Releasing the brakes of tumor immunity with anti-PD-L1 and pushing its accelerator with L19–IL2 cures poorly immunogenic tumors when combined with radiotherapy
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Background Poorly immunogenic tumors are hardly responsive to immunotherapies such as immune checkpoint blockade (ICB) and are, therefore, a therapeutic challenge. Combination with other immunotherapies and/or immunogenic therapies, such as radiotherapy (RT), could make these tumors more immune responsive. We have previously shown that the immunocytokine L19–IL2 combined with single-dose RT resulted in 75% tumor remission and a 20% curative abscopal effect in the T cell-inflamed C51 colon carcinoma model. This treatment schedule was associated with the upregulation of inhibitory immune checkpoint (IC) molecules on tumor-infiltrating T cells, leading to only tumor growth delay in the poorly immunogenic Lewis lung carcinoma (LLC) model. Methods We aimed to trigger curative therapeutic responses in three tumor models (LLC, C51 and CT26) by “pushing the accelerator” of tumor immunity with L19–IL2 and/or “releasing the brakes” with ICB, such as antibodies directed against cytotoxic T lymphocyte associated protein 4 (CTLA-4), programmed death 1 (PD-1) or its ligand (PD-L1), combined with single-dose RT (10 Gy or 5 Gy). Primary tumor endpoint was defined as time to reach four times the size of tumor volume at start of treatment (4T×SV). Multivariate analysis of 4T×SV was performed using the Cox proportional hazards model comparing each treatment group with controls. Causal involvement of T and natural killer (NK) cells in the anti-tumor effect was assessed by in vivo depletion of T, NK or both cell populations. Immune profiling was performed using flow cytometry on single cell suspensions from spleens, bone marrow, tumors and blood. Results Combining RT, anti-PD-L1 and L19–IL2 cured 38% of LLC tumors, which was both CD8+ T and NK cell dependent. LLC tumors were resistant to RT +anti-PD-L1 likely explained by the upregulation of other IC molecules and increased T regulatory cell tumor infiltration. RT+L19–IL2 outperformed RT+ICB in C51 tumors; effects were comparable in CT26 tumors. Triple combinations were not superior to RT+L19–IL2 in both these models. Conclusions This study demonstrated that combinatorial strategies rationally designed on biological effects can turn immunotherapy-resistant tumors into immunologically responsive tumors. This hypothesis is currently being tested in the international multicentric randomized phase 2 trial: ImmunoSABR (NCT03705403). Show more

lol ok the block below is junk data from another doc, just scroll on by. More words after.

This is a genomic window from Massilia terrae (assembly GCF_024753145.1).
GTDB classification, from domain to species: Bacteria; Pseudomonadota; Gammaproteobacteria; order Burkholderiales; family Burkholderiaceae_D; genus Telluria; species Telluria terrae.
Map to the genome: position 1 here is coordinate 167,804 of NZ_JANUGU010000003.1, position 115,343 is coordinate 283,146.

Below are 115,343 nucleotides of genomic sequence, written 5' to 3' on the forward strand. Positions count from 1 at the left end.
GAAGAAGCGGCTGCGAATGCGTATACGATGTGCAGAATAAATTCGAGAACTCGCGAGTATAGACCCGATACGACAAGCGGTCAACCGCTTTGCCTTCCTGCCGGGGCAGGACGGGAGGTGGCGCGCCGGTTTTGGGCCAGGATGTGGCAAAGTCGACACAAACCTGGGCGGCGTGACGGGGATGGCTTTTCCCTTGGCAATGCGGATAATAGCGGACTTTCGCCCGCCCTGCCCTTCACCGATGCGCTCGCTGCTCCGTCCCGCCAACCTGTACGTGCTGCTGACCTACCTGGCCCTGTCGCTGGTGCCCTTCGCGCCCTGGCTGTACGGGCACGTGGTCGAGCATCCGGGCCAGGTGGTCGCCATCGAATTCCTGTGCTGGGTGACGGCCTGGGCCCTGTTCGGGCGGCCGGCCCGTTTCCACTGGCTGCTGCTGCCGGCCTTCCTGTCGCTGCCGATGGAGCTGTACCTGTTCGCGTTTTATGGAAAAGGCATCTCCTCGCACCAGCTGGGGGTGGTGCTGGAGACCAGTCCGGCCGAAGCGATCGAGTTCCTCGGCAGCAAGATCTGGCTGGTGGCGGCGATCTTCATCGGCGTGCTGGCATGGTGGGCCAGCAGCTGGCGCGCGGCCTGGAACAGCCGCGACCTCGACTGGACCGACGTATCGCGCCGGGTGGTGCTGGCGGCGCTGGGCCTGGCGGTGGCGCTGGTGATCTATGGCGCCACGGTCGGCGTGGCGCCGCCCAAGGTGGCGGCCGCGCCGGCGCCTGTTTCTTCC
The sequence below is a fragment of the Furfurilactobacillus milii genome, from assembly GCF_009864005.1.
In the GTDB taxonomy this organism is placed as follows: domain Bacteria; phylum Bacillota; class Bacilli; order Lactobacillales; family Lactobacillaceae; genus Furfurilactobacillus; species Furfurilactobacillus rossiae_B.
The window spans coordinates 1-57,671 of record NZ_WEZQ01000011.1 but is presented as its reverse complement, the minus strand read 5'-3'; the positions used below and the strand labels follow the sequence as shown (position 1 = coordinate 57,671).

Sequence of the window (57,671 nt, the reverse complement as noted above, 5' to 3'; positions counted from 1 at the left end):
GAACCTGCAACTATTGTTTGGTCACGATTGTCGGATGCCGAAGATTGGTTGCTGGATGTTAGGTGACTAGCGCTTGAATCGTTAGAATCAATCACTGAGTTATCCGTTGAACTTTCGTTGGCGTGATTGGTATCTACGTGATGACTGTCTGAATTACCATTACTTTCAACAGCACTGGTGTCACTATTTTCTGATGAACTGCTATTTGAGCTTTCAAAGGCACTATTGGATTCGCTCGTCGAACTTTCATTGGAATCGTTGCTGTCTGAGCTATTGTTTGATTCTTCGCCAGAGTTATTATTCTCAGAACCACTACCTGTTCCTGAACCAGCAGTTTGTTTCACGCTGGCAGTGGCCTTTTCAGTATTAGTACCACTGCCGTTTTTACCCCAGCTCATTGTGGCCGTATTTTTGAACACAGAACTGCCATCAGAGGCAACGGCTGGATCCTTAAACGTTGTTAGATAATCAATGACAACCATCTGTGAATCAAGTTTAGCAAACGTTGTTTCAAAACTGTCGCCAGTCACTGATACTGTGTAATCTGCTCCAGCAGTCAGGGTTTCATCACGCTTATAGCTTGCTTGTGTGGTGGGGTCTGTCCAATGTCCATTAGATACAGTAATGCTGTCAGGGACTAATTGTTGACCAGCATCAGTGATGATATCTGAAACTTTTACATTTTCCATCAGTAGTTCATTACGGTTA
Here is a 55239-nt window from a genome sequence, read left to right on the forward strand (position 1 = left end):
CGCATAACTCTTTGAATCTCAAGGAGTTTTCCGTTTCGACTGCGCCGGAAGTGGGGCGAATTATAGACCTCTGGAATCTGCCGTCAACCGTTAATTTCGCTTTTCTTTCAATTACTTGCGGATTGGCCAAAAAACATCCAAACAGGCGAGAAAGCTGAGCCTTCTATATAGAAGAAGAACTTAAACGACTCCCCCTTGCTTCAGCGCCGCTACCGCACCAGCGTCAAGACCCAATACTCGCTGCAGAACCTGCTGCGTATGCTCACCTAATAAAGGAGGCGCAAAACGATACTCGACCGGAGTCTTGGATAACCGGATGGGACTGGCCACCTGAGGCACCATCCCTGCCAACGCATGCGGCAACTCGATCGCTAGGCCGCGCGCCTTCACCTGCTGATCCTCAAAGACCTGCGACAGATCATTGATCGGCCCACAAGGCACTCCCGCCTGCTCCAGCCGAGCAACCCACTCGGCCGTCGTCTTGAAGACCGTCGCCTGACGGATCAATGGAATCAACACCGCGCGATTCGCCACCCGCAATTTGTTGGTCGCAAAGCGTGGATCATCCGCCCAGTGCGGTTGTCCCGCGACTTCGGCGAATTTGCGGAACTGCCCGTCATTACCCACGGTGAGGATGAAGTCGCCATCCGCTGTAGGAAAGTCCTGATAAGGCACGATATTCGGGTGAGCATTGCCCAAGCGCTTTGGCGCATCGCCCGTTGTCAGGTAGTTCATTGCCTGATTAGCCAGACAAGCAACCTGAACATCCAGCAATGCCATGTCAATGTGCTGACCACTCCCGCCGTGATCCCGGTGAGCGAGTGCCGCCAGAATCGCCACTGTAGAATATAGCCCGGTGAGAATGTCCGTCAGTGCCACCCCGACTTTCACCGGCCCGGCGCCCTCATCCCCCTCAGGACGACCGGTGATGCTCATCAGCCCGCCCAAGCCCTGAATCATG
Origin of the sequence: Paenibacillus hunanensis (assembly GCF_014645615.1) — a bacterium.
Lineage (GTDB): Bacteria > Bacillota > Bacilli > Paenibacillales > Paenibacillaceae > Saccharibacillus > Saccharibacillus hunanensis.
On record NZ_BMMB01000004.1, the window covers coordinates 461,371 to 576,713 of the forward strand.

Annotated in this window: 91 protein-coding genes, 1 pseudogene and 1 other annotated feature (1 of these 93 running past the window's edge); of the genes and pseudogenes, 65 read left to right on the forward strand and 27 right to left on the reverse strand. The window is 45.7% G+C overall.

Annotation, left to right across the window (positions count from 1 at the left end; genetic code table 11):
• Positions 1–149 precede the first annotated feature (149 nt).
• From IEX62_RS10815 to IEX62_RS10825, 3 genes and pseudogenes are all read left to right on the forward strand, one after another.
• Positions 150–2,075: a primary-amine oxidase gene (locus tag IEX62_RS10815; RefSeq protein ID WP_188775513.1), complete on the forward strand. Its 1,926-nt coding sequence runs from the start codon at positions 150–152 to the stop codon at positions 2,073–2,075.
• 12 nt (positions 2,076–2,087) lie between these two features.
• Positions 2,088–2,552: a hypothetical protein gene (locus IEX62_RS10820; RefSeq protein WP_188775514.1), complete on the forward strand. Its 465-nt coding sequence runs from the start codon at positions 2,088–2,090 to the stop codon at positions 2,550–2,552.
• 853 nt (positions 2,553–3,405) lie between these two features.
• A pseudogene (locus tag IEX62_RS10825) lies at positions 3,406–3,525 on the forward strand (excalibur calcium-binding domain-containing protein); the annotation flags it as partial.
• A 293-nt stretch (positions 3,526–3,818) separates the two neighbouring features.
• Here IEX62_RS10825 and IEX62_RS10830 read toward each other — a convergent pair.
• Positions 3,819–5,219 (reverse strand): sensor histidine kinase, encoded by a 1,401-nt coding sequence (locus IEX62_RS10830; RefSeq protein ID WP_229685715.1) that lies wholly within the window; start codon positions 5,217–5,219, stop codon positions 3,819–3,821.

Journal / seriesJournal for ImmunoTherapy of Cancer
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